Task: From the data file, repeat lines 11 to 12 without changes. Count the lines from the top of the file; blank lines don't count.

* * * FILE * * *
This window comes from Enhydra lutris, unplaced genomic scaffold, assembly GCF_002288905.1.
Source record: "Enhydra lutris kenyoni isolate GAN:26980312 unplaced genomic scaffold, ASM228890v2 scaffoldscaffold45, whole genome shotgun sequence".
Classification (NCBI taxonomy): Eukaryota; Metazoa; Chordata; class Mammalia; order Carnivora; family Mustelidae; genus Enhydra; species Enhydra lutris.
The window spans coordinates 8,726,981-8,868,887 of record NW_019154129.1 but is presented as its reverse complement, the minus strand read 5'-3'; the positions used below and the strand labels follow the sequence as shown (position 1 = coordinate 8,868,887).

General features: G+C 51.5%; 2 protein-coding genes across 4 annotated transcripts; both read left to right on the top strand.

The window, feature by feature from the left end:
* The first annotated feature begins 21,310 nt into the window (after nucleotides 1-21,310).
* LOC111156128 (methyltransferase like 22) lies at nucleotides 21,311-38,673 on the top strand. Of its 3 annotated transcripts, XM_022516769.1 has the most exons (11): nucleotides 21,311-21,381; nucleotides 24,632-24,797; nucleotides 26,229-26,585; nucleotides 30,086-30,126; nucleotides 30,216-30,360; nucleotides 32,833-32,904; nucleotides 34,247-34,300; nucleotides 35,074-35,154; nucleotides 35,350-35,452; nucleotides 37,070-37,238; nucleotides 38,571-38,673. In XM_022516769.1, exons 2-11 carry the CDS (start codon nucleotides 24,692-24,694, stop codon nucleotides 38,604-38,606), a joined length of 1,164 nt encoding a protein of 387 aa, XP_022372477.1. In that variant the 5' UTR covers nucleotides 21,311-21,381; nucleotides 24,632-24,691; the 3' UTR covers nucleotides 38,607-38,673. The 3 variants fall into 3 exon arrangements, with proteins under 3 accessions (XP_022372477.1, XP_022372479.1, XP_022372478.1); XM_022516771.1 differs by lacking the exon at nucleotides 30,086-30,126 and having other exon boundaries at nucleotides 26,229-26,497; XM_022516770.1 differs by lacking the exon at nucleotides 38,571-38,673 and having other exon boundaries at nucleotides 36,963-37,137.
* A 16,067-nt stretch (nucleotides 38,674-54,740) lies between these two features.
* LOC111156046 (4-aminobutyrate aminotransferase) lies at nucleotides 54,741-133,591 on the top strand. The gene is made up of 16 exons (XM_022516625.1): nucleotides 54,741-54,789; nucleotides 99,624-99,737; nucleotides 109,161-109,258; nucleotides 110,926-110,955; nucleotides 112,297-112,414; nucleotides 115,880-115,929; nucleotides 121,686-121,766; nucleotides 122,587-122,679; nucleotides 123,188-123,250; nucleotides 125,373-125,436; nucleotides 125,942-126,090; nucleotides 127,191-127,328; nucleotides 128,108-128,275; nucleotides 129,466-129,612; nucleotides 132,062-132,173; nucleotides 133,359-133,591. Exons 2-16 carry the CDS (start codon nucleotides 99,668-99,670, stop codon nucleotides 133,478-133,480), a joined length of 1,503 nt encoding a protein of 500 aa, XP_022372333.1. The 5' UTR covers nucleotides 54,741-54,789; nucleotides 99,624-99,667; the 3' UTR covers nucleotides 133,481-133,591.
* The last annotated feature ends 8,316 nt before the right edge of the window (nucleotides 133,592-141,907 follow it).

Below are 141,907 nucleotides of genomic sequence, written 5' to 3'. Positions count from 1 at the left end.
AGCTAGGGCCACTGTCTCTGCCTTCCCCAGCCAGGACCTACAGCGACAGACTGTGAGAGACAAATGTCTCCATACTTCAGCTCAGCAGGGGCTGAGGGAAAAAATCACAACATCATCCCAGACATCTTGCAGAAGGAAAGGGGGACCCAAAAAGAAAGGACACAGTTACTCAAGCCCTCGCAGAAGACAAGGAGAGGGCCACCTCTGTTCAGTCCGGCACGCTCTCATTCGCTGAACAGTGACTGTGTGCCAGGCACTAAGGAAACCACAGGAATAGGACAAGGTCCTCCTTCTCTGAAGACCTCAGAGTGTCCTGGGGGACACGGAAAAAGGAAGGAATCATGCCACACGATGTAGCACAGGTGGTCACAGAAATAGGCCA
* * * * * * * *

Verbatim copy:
* The last annotated feature ends 8,316 nt before the right edge of the window (nucleotides 133,592-141,907 follow it).

Below are 141,907 nucleotides of genomic sequence, written 5' to 3'. Positions count from 1 at the left end.